Intermediate Explanation:

The `toUpperCase()` function not only converts lowercase letters to uppercase but also ignores non-alphabetic characters like numbers, symbols, and spaces. This means you can use this function to transform only the alphabetic characters in your string, leaving the rest untouched.

Intermediate Example:

javascript let phrase = “oh, what a beautiful day!”;
let uppercasePhrase = phrase.toUpperCase();

// Output:

In this example, we have a string variable named `phrase` with the value “oh, what a beautiful day!”. By using the `toUpperCase()` function on `phrase`, the alphabetic characters (“oh what a beautiful day”) are transformed to uppercase, while non-alphabetic characters like commas and spaces remain unchanged.

Advanced-level examples of the toUppercase function

Advanced Explanation:

The `toUpperCase()` function can be especially beneficial when comparing strings in a case-insensitive manner. By converting both strings to uppercase before performing the comparison, you can eliminate any discrepancies caused by varying letter cases.

Advanced Example:

javascript function checkSecretWord(guess) {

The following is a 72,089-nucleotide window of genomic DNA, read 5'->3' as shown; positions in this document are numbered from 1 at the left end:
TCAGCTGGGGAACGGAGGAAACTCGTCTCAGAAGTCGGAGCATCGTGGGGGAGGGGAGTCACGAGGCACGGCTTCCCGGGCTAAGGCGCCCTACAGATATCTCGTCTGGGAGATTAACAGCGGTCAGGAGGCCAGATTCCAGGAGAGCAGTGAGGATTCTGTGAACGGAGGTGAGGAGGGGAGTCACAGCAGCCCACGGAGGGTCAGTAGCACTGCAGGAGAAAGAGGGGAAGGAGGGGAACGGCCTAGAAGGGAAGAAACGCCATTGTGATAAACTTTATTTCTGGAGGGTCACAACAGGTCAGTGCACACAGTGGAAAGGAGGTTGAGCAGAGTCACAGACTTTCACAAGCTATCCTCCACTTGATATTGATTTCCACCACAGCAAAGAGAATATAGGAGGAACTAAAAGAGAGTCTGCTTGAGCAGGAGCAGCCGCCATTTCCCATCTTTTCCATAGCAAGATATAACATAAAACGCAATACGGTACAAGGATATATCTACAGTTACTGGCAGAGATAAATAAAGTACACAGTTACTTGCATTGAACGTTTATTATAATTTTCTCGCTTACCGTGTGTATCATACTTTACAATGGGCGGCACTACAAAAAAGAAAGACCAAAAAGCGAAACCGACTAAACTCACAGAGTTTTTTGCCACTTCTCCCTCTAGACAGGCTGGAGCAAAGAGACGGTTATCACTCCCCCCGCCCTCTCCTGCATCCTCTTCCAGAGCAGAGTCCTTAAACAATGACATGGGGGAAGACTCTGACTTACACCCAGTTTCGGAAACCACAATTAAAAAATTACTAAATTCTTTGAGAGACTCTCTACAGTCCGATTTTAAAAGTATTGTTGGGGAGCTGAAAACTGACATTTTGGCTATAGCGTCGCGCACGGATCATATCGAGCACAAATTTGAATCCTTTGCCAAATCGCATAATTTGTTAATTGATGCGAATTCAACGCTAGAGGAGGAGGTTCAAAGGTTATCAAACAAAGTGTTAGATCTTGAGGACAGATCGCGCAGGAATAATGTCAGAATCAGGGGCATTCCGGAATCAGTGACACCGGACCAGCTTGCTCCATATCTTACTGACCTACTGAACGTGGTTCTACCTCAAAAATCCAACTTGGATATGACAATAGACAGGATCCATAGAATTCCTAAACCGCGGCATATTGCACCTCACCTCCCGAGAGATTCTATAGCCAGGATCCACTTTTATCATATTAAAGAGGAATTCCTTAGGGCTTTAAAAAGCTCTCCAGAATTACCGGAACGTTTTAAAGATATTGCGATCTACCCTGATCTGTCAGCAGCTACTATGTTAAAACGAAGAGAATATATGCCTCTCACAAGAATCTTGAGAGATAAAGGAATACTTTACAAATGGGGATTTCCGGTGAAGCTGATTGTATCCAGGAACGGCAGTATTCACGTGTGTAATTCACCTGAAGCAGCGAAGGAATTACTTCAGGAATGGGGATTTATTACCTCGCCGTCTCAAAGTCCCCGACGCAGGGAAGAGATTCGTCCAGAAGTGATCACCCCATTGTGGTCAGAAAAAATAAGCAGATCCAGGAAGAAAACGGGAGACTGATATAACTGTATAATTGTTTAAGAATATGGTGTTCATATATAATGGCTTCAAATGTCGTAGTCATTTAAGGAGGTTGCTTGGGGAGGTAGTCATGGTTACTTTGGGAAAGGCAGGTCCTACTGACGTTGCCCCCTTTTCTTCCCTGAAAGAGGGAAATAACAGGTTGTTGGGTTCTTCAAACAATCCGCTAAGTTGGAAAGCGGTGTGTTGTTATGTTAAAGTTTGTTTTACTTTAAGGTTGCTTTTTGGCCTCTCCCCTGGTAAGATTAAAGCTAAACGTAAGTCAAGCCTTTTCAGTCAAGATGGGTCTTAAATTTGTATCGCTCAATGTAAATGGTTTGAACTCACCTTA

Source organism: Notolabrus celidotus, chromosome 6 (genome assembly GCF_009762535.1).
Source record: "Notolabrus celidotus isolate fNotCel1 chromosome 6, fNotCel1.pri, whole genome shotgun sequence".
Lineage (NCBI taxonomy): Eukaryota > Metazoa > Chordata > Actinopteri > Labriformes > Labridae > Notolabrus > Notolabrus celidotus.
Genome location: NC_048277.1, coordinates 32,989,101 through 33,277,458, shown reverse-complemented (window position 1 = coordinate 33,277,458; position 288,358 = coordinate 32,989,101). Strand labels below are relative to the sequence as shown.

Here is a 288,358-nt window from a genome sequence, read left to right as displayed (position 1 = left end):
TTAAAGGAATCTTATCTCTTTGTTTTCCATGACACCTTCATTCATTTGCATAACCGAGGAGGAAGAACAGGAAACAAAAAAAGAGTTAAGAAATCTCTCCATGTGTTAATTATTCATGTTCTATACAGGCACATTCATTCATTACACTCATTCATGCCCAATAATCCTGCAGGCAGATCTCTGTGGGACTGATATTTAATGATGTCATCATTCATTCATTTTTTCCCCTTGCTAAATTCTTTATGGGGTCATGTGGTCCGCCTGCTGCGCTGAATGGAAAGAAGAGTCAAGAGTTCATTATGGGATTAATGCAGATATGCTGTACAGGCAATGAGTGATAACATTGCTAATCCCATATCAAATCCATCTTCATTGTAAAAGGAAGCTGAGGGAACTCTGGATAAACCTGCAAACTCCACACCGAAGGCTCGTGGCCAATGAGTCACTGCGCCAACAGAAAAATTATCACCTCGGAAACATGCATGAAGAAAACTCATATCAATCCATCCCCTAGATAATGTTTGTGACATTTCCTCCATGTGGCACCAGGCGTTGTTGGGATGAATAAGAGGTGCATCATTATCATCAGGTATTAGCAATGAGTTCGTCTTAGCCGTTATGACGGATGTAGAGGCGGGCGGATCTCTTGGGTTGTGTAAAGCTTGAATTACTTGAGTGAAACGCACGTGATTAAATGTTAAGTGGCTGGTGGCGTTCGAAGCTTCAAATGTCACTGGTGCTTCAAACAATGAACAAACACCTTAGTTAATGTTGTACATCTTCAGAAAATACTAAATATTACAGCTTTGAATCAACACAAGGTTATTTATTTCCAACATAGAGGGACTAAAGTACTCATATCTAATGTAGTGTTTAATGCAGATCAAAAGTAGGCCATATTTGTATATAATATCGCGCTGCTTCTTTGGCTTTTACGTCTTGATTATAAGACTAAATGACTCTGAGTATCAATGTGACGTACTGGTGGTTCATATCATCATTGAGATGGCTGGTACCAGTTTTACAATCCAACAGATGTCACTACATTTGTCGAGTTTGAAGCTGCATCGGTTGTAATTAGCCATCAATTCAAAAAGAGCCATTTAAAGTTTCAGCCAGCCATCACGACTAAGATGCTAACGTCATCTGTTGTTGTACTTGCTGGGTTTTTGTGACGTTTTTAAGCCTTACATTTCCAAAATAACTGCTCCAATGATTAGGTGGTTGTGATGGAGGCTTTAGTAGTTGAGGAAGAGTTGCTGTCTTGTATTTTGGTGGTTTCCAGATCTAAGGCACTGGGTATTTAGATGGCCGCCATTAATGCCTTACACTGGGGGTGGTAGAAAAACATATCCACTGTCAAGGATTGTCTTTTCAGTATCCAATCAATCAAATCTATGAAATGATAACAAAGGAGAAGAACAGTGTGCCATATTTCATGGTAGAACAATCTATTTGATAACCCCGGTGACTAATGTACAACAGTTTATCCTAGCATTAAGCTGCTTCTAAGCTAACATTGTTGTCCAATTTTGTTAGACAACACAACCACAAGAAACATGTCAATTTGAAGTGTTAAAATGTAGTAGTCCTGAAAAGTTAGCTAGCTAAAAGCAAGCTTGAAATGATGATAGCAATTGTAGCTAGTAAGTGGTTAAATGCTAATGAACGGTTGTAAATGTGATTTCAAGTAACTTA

let secretWord = “JavaScript”;
if (guess.toUpperCase() === secretWord.toUpperCase()) {
console.log(“Correct guess!”);
} else {
console.log(“Wrong guess, try again.”);

// Output:
Correct guess!


// Output:
Correct guess!


// Output:
Wrong guess, try again.

In this example, we define a function called `checkSecretWord` that takes a `guess` parameter. Inside the function, we have a `secretWord` variable set to “JavaScript”. By applying `toUpperCase()` to both `guess` and `secretWord`, we can compare them without considering case sensitivity. As a result, “javascript” and “JavaScript” are considered correct guesses, while “JS” is considered a wrong guess.

The toUppercase function can also be used in unison with other Javascript methods and functions, such as the Javascript split method. It can also be used inside loops and functions as well. Take a look at the image below to see an example of how this can be done.

A screenshot of an advanced example of the toUpperCase used in a function.

Image Source

The `toUpperCase()` function is a versatile tool that beginners, intermediate users, and advanced users can leverage in various scenarios. Whether you want to display text in uppercase, manipulate strings, or compare them in a case-insensitive manner, `toUpperCase()` is a valuable method to have in your JavaScript toolkit.

Moving forward with Javascript toUppercase

As you use the toUppercase function more and more, you will gain a better understanding of how it works. You will also start to grow your understanding of different ways it can be used to improve your programming code. As is always the case with programming languages, practice is the best teacher.

However, it should not be forgotten that there are a number of resources that you can tap into if you get stuck, are looking for advice, or just need a little inspiration for your code.

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Topics: Javascript